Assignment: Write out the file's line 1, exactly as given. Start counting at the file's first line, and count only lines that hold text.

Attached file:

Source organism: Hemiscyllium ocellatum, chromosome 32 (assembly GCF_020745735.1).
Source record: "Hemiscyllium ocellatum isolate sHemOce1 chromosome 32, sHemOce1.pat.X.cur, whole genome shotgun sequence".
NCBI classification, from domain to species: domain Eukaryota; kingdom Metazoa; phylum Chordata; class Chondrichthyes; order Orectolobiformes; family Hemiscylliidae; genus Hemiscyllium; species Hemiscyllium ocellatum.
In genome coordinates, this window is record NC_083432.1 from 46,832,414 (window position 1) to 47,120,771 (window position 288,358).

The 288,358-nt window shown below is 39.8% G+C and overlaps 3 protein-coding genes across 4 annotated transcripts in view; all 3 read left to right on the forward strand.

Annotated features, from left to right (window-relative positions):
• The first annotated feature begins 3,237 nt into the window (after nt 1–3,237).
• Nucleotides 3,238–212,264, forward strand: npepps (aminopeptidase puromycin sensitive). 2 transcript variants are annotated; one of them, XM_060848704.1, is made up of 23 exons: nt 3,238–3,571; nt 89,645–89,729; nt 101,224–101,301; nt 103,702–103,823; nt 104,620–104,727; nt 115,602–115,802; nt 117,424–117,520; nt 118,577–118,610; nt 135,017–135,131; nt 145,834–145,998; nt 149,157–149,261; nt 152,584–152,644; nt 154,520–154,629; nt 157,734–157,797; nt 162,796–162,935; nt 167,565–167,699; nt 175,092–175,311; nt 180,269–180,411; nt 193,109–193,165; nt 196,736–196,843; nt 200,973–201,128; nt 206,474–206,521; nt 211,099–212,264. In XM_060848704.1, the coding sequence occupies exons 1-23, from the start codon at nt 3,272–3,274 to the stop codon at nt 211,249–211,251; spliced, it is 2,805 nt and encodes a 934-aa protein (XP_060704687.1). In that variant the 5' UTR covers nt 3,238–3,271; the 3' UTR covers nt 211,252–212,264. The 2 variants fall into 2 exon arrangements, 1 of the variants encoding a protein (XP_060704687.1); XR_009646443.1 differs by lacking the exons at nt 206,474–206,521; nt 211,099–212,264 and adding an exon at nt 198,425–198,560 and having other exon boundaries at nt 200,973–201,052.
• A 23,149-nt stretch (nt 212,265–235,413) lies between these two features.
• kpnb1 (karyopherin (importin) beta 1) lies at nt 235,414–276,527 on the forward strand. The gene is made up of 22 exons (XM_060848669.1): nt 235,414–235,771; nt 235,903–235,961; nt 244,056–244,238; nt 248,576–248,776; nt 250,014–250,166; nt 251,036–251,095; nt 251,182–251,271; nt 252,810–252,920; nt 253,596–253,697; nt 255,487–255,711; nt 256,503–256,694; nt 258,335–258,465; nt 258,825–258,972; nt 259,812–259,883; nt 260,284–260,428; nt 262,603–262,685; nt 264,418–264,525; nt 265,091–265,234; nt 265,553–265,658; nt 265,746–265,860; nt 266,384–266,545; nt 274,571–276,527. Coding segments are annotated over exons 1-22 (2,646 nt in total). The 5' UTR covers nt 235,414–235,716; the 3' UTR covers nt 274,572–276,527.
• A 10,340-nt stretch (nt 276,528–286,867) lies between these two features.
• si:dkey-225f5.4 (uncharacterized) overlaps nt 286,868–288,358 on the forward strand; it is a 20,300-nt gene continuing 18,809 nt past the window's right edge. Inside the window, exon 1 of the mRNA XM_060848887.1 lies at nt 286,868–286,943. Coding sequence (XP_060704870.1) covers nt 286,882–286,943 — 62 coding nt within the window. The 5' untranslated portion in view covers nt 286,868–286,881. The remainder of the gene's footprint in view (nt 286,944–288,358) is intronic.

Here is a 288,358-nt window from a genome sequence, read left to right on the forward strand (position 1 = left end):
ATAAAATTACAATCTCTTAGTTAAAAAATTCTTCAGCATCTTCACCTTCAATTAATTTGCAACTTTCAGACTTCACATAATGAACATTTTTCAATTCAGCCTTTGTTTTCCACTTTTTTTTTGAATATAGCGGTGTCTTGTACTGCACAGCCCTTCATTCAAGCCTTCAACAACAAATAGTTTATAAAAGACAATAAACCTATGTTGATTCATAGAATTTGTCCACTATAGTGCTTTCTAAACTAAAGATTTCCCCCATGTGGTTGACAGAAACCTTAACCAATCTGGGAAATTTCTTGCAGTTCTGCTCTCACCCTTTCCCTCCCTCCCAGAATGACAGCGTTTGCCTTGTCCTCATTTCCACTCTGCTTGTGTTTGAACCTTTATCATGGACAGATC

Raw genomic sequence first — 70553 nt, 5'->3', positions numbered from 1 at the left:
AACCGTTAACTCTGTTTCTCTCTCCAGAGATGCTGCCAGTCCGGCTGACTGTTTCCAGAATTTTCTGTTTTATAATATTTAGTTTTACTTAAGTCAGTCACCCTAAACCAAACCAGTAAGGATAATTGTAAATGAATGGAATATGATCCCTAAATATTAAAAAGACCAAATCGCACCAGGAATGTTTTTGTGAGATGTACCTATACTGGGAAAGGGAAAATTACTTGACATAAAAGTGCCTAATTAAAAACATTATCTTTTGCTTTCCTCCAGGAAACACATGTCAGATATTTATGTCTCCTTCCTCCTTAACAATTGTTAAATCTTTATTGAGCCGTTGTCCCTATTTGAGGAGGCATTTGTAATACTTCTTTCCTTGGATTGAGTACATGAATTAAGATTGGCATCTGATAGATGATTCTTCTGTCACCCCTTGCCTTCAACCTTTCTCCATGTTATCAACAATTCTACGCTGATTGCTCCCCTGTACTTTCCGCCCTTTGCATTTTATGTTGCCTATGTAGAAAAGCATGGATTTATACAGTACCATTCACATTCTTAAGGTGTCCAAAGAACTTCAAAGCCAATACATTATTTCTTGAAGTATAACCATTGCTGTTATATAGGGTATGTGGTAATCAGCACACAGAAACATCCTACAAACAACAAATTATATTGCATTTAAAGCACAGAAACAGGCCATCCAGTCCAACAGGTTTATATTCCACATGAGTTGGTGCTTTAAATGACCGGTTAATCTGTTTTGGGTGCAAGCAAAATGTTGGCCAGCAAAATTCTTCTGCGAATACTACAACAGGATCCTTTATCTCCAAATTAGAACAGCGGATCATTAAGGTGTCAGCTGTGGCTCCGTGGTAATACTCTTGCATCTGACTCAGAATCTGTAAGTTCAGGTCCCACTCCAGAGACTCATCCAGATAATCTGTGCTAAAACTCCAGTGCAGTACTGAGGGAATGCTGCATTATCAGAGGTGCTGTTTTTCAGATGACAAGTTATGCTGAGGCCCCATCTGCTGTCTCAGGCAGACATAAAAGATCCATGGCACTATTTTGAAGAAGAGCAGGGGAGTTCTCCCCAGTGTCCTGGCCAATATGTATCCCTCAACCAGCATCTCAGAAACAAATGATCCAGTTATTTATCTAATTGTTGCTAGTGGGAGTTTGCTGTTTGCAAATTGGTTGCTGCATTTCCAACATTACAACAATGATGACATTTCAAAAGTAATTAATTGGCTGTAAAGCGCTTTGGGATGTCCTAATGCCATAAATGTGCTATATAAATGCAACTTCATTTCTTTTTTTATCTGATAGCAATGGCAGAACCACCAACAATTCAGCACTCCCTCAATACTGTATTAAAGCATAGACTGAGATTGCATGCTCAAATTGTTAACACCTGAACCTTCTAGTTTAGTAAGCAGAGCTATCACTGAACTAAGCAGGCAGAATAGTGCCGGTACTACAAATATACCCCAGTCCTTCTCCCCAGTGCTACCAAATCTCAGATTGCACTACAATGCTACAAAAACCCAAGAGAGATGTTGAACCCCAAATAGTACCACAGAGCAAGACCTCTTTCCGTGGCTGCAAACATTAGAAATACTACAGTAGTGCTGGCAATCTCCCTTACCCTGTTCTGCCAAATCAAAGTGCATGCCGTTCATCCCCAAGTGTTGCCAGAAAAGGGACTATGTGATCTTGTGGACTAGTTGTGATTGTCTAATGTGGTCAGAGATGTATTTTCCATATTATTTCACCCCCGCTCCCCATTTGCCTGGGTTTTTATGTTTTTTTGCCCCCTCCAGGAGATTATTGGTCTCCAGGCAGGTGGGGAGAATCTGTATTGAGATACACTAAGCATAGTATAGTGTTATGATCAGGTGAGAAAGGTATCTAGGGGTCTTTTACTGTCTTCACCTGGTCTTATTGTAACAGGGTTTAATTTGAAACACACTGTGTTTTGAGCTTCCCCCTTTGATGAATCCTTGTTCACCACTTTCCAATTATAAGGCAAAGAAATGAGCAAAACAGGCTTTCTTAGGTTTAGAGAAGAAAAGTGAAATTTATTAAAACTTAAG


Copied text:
Source organism: Hemiscyllium ocellatum, chromosome 32 (assembly GCF_020745735.1).